Good Company

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Friday, February 01, 2008

The Kosovo Dance

Nine years into the Kosovo mess, the "exit strategy" is still unclear, and our compelling national interest (unclear when we got in) may now lie in not making a further hash of our foreign relations because of yearnings among Kosovar Albanians for a free Kosovo. Read Warning light on Kosovo and ponder, "How did we get into this situation?"
We believe an imposed settlement of the Kosovo question and seeking to partition Serbia's sovereign territory without its consent is not in the interest of the United States. The blithe assumption of American policy — that the mere passage of nine years of relative quiet would be enough to lull Serbia and Russia into reversing their positions on a conflict that goes back centuries — has proven to be naive in the extreme.

We believe U.S. policy on Kosovo must be re-examined without delay, and we urge the Bush administration to make it clear that pending the results of such re-examination it would withhold recognition of a Kosovo independence declaration and discourage Kosovo's Albanians from taking that step.

Current U.S. policy relies on the unconvincing claim that Kosovo is "unique" and would set no precedent for other troublespots. Of course every conflict has unique characteristics. However, ethnic and religious minorities in other countries already are signaling their intention to follow a Kosovo example. This includes sizeable Albanian communities in adjoining areas of southern Serbia, Montenegro, and especially the Former Yugoslav Republic of Macedonia, as well as the Serbian portion of Bosnia-Herzegovina.
Remember the so-called "Powell Doctrine" - often laid out as if it were an set of decision-tree rules instead of a more subtle thought process:
To help with the complex issue of the use of "violent" force, some have turned to a set of principles or a when-to-go-to-war doctrine. "Follow these directions and you can’t go wrong." There is, however, no fixed set of rules for the use of military force. To set one up is dangerous. First, it destroys the ambiguity we might want to exist in our enemy’s mind regarding our intentions. Unless part of our strategy is to destroy that ambiguity, it is usually helpful to keep it intact.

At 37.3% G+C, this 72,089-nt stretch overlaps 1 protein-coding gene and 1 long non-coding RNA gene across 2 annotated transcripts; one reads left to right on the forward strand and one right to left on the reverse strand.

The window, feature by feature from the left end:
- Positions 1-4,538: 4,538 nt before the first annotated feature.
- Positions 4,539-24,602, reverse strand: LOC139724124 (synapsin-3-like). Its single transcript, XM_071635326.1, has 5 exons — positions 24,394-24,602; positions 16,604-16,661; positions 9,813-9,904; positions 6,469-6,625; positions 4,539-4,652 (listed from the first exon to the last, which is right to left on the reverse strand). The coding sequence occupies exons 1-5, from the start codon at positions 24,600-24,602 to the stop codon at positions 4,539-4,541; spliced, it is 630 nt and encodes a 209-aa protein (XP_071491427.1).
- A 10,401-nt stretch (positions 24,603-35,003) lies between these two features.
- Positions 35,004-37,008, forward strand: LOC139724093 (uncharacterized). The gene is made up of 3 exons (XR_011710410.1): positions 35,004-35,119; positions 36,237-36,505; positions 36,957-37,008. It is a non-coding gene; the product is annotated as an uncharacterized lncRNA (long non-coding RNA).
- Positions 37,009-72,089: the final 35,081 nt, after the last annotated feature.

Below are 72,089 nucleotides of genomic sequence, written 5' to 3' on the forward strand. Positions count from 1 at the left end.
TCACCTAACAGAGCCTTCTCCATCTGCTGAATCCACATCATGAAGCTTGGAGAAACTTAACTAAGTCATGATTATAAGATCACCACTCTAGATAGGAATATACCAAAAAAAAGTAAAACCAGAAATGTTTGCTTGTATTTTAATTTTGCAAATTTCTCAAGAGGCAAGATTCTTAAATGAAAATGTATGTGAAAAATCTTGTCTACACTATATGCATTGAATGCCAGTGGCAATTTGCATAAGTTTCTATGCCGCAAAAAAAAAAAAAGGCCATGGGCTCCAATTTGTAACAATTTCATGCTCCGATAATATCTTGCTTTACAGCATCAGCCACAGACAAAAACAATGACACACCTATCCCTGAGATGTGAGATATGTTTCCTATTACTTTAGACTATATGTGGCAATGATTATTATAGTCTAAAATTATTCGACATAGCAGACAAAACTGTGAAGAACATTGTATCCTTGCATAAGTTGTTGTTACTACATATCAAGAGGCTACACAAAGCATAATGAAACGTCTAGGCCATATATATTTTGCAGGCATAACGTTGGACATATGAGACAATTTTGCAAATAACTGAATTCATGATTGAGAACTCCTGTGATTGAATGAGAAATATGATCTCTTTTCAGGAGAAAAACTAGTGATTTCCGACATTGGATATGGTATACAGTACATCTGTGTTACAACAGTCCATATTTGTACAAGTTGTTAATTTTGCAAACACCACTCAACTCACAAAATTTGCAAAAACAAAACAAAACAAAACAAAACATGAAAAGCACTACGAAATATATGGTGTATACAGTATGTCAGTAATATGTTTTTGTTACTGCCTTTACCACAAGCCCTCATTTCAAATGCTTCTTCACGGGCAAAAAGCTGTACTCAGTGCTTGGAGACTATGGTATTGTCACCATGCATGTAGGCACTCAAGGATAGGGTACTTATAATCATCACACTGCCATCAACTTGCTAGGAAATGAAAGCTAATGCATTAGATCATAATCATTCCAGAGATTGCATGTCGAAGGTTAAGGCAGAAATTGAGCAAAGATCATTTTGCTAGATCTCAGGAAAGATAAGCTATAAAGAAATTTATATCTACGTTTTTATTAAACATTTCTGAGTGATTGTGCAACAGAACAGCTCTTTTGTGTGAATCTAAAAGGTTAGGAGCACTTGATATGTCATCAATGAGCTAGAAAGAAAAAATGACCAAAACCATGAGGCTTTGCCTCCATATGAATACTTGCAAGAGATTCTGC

Second, having a fixed set of rules for how you will go to war is like saying you are always going to use the elevator in the event of fire in your apartment building. Surely enough, when the fire comes the elevator will be engulfed in flames or, worse, it will look good when you get in it only to fill with smoke and flames and crash a few minutes later. But do you stay in your apartment and burn to death because your plan calls for using the elevator to escape and the elevator is untenable? No, you run to the stairs, an outside fire escape or a window. In short, your plans to escape should be governed by the circumstances of the fire when it starts.

When a "fire" starts that might require committing armed forces, we need to evaluate the circumstances. Relevant questions include: Is the political objective we seek to achieve important, clearly defined and understood? Have all other nonviolent policy means failed? Will military force achieve the objective? At what cost? Have the gains and risks been analyzed? How might the situation that we seek to alter, once it is altered by force, develop further and what might be the consequences?
I assert the same questions, having been inadeqately addressed prior to getting involved in Kosovo, need to be addressed now:
(1) What is the U.S.'s desired "political objective" of Kosovo's independence?
(2) Have the gains and risks been analyzed?
(3) How might the situation that we seek to alter, altered has it has been by force, develop further and what might be the consequences?

Bolton, Eagleberger and Rodham are posing those questions and don't much like the answers.

Neither do I.

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